This is your morning Open Thread. Pour your favorite beverage and review the past and comment on the future.
Find the past “On This Day in History” here.
October 13 is the 286th day of the year (287th in leap years) in the Gregorian calendar. There are 79 days remaining until the end of the year.
On this day on 1792, the cornerstone for the White House in laid in Washington, DC.
In 1800, President John Adams became the first president to reside in the executive mansion, which soon became known as the “White House” because its white-gray Virginia freestone contrasted strikingly with the red brick of nearby buildings.
The President’s house was a major feature of Pierre (Peter) Charles L’Enfant’s’s plan for the newly established federal city, Washington, D.C. The architect of the White House was chosen in a design competition, which received nine proposals, including one submitted anonymously by Thomas Jefferson. The nation’s first president, George Washington, traveled to the site of the federal city on July 16, 1792, to make his judgment. His review is recorded as being brief, and he quickly selected the submission of James Hoban, an Irishman living in Charleston, South Carolina. Washington was not entirely pleased with the original Hoban submission, however; he found it too small, lacking ornament, and not fitting the nation’s president. On Washington’s recommendation, the house was enlarged by thirty percent; the present East Room, likely inspired by the large reception room at Mount Vernon, was added.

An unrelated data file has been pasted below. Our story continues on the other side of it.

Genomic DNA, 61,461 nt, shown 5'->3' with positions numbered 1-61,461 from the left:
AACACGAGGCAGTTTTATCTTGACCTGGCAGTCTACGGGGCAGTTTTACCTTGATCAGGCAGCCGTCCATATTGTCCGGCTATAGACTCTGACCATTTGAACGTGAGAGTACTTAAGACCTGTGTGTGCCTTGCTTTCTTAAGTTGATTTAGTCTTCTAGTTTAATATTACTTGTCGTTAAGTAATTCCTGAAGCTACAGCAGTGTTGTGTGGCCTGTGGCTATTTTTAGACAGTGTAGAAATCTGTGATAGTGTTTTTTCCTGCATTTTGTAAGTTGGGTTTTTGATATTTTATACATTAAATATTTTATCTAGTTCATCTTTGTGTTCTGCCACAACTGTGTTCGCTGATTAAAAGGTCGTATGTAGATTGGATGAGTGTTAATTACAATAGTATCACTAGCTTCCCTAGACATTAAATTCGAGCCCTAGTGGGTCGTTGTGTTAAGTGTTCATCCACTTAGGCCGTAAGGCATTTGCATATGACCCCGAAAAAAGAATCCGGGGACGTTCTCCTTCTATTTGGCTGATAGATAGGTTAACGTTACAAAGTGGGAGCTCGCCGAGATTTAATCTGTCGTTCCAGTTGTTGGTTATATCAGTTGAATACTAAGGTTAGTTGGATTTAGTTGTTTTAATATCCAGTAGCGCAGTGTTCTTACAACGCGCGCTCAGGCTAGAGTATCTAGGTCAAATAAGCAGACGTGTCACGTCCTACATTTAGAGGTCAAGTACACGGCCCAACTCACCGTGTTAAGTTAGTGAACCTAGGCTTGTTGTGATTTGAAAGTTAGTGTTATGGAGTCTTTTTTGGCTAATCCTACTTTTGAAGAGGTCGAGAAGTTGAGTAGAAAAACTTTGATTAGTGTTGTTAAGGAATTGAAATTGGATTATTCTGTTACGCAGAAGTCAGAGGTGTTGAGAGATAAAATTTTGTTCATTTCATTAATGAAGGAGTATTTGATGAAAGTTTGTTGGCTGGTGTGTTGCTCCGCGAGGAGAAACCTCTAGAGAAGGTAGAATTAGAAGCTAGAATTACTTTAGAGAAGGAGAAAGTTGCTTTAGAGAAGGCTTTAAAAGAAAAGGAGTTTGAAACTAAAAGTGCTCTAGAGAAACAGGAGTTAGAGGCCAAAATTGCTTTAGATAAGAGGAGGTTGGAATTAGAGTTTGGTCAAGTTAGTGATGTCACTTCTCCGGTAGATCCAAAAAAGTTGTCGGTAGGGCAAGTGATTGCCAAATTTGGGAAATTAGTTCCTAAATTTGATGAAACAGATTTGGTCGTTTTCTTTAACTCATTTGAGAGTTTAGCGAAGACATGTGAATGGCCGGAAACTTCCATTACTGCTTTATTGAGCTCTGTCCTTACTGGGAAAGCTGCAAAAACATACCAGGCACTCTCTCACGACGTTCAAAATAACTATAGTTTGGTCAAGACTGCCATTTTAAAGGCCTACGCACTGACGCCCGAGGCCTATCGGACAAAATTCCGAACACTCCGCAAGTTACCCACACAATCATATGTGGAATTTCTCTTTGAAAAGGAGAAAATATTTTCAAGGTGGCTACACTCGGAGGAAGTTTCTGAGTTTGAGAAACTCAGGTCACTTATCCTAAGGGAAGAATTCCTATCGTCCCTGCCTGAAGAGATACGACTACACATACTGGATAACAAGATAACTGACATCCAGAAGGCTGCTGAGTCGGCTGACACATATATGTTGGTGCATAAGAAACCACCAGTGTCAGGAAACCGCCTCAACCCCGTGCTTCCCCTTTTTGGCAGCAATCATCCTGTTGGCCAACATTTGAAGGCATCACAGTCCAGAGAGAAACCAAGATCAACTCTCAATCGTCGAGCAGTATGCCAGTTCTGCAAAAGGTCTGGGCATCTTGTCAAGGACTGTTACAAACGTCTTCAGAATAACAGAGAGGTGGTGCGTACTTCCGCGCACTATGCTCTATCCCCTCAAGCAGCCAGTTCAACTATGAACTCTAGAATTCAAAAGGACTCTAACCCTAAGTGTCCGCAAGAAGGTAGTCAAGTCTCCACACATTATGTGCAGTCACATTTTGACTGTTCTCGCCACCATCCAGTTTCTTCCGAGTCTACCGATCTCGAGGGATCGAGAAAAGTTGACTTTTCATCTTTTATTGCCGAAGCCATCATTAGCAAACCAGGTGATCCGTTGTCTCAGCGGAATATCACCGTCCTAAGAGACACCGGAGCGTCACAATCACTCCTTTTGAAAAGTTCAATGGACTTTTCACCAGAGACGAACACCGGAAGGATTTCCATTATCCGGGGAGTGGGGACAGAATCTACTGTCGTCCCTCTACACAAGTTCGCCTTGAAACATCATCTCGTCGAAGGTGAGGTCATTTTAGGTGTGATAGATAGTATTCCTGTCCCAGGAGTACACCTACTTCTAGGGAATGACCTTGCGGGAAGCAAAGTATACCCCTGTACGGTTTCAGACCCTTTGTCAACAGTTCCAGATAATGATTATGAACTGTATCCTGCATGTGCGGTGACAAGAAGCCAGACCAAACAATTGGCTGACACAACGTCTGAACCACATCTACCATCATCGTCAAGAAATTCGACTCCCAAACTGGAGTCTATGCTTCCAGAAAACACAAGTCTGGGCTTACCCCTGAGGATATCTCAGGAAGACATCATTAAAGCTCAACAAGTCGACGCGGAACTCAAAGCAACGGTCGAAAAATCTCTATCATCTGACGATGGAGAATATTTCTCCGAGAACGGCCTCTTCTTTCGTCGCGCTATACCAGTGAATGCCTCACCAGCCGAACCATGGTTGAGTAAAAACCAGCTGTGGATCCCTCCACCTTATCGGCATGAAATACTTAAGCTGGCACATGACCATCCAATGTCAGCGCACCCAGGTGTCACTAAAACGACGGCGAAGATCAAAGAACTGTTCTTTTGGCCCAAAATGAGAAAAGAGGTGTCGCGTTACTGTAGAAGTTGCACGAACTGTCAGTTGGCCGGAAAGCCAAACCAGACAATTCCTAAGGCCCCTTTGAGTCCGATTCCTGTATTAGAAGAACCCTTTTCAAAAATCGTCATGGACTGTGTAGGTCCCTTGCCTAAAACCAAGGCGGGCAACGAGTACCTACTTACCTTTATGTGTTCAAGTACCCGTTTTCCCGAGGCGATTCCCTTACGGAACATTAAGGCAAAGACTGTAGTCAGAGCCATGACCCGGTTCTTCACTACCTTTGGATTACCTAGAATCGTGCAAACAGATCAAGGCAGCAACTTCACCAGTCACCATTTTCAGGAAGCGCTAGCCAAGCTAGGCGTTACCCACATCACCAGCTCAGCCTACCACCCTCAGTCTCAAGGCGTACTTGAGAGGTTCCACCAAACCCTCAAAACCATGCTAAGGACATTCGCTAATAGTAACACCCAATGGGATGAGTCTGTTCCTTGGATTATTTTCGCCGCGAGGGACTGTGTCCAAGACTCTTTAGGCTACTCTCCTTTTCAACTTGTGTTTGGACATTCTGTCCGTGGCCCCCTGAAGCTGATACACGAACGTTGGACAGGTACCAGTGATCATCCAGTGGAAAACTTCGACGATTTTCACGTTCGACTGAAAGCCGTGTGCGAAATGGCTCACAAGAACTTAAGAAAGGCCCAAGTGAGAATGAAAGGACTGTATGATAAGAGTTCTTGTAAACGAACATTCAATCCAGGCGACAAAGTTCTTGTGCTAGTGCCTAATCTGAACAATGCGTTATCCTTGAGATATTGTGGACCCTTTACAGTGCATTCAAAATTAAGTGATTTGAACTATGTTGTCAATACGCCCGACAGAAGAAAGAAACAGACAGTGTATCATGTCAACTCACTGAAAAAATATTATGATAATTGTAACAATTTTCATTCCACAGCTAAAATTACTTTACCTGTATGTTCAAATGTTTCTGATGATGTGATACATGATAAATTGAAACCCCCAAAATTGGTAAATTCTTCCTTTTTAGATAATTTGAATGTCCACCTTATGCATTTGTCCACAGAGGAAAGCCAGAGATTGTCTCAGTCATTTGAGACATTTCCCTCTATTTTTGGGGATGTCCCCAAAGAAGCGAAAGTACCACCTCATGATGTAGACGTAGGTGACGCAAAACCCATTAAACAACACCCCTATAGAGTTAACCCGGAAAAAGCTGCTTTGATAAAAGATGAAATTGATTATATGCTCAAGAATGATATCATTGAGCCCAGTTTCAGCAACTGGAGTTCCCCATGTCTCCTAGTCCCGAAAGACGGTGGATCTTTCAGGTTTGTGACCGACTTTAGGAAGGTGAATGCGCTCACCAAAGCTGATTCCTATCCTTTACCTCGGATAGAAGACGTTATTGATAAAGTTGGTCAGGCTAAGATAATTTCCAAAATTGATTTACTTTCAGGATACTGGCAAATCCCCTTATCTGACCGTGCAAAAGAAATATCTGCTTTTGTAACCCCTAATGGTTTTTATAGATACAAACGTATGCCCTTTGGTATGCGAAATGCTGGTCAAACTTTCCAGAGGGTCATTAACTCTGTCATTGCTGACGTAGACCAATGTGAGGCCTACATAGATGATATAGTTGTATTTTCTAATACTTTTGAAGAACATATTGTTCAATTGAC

Construction of the White House began with the laying of the cornerstone on October 13, 1792, although there was no formal ceremony. The main residence, as well as foundations of the house, were built largely by enslaved and free African-American laborers, as well as employed Europeans. Much of the other work on the house was performed by immigrants, many not yet with citizenship. The sandstone walls were erected by Scottish immigrants, employed by Hoban, as were the high relief rose and garland decorations above the north entrance and the “fish scale” pattern beneath the pediments of the window hoods. The initial construction took place over a period of eight years, at a reported cost of $232,371.83 ($2.8 million in 2007 dollars). Although not yet completed, the White House was ready for occupancy on or circa November 1, 1800.